Professor of Islamic Studies and Interreligious Studies, Holder of the Imam Ali Chair in Shia Studies and Dialogue Among Islamic Schools of Thought
Hossein Kamaly holds the Imam Ali Chair in Shia Studies and Dialogue Among Islamic Schools of Thought at Hartford International University. Before obtaining his Ph.D. (2004) and MA (2001), both in history from Columbia University, he had earned an MSc degree in Mathematics, Statistics, and Operations Research from New York University. His undergraduate degree was in Computer and Electrical Engineering from Shahid Beheshti University in Iran.
In Tehran, he pursued diverse disciplines of learning, actively participating in formal classes and informal circles on philosophy, epistemology, and traditional Islamic learning. His translation of Karl Popper’s Logic of Scientific Discovery, which first appeared in 1991 and has undergone six reprints since, along with articles published in Persian on logic and probability theory, indicate his deep-rooted interests from his younger years.
Between 2000 and 2017, Dr. Kamaly taught in various capacities at the City University of New York, Columbia University, and Barnard College. He also worked as the Middle East, Islamic, and Jewish Studies Librarian at Columbia University, 2004-2007. His first book in English, God & Man in Tehran: Contending Visions of the Divine from the Qajars to the Islamic Republic was published in 2018 by Columbia University Press. His next book, A History of Islam in 21 Women, was published in 2019 from Oneworld Publications in the UK. He is currently working on several projects, including a monograph entitled Giving Voice to Scripture: Tafsīr in the Imāmī Shia Tradition. Dr. Kamaly describes himself as a lifelong student, and his pursuit of knowledge and wisdom continues.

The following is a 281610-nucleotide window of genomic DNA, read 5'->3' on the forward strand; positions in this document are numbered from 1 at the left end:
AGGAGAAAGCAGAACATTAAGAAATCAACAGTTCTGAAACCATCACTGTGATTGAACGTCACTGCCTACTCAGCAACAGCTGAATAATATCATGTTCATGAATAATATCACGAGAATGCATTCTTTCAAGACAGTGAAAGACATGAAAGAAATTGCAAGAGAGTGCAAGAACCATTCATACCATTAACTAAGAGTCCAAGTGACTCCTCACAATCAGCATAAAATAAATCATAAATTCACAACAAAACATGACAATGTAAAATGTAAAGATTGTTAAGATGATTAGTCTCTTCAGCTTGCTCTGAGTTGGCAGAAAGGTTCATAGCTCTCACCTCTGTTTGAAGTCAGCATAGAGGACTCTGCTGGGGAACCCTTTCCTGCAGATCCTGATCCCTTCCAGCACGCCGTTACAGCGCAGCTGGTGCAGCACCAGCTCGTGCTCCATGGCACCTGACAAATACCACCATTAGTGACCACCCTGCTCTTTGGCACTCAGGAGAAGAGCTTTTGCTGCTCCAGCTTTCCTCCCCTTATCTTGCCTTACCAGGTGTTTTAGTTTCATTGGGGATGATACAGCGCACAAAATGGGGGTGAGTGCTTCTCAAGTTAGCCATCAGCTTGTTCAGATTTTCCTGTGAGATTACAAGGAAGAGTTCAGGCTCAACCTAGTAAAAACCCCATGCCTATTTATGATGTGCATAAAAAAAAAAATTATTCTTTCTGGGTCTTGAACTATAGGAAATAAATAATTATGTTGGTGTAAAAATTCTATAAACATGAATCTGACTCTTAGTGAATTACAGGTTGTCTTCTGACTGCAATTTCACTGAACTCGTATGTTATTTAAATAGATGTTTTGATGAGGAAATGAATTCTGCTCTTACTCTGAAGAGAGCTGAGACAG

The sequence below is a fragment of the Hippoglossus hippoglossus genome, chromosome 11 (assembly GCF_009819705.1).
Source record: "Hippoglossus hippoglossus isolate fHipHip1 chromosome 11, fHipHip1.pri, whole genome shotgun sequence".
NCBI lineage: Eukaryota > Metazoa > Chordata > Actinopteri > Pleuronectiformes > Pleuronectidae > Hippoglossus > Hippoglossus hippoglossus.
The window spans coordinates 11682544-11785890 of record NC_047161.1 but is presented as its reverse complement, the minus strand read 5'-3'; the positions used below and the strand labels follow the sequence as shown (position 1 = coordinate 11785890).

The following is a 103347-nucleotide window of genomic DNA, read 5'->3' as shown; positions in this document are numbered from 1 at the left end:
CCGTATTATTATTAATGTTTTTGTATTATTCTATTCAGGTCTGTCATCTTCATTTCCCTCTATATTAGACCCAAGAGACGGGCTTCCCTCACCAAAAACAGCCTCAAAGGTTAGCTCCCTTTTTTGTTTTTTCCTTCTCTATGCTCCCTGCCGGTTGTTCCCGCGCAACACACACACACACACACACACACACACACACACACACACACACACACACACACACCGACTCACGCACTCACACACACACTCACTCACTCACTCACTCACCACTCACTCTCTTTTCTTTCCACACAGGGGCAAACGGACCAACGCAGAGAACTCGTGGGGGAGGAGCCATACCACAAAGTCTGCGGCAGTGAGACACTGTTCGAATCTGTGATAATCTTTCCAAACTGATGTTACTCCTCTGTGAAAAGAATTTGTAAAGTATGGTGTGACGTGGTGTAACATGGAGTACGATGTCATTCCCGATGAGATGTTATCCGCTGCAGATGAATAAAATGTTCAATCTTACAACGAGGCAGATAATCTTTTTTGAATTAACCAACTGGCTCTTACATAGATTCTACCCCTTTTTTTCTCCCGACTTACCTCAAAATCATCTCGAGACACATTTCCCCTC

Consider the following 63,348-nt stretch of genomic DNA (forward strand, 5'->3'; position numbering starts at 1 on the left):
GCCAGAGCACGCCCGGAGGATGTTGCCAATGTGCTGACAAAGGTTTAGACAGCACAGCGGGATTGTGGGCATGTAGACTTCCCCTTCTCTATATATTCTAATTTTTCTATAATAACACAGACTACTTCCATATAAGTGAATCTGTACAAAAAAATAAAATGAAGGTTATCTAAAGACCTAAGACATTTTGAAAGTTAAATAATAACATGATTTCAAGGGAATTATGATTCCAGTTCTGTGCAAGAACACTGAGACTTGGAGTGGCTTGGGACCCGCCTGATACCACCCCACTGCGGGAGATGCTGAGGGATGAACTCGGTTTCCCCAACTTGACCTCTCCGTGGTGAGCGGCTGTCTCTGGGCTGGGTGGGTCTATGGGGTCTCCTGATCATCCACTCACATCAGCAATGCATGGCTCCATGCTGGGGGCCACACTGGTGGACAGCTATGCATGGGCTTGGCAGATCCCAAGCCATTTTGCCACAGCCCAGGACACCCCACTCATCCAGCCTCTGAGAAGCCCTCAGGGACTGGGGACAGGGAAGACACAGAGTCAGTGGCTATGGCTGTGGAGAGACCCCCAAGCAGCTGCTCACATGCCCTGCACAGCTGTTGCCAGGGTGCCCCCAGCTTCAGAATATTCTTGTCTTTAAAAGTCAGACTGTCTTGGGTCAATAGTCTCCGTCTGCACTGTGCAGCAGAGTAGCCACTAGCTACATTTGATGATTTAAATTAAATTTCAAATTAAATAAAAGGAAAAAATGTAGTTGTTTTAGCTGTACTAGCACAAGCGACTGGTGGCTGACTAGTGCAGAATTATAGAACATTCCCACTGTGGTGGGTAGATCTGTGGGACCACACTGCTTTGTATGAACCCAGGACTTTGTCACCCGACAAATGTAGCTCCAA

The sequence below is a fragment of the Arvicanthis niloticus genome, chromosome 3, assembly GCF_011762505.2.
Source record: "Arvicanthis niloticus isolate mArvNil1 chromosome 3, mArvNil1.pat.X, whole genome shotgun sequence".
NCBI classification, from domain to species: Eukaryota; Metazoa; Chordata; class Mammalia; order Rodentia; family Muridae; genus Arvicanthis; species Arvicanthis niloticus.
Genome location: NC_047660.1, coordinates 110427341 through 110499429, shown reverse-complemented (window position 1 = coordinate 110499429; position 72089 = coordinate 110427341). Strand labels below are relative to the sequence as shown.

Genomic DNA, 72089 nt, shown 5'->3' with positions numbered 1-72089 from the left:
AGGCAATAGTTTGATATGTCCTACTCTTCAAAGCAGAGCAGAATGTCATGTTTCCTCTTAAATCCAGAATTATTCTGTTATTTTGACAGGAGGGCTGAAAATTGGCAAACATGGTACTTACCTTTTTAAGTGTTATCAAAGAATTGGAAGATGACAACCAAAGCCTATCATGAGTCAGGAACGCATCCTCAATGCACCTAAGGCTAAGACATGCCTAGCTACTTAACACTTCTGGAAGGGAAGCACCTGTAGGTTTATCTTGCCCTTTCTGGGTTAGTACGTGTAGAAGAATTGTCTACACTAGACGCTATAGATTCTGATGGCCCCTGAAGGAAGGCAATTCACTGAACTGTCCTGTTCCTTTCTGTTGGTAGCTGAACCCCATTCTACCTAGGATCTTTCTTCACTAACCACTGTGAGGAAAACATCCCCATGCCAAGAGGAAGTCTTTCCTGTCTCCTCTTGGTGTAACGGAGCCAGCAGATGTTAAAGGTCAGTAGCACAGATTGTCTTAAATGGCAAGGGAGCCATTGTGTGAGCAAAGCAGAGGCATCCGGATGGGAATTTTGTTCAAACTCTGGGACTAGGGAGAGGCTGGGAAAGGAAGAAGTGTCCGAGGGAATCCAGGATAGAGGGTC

- Ph.D. (Columbia University)
- M.A. (Columbia University)
- M.Sc. (New York University)
Areas of Study
- Quranic Studies
- Shia Studies
- Islamic Studies
- Interfaith Interpretive Traditions
- Philosophy of Religion
- Deontic Logic
- Intellectual History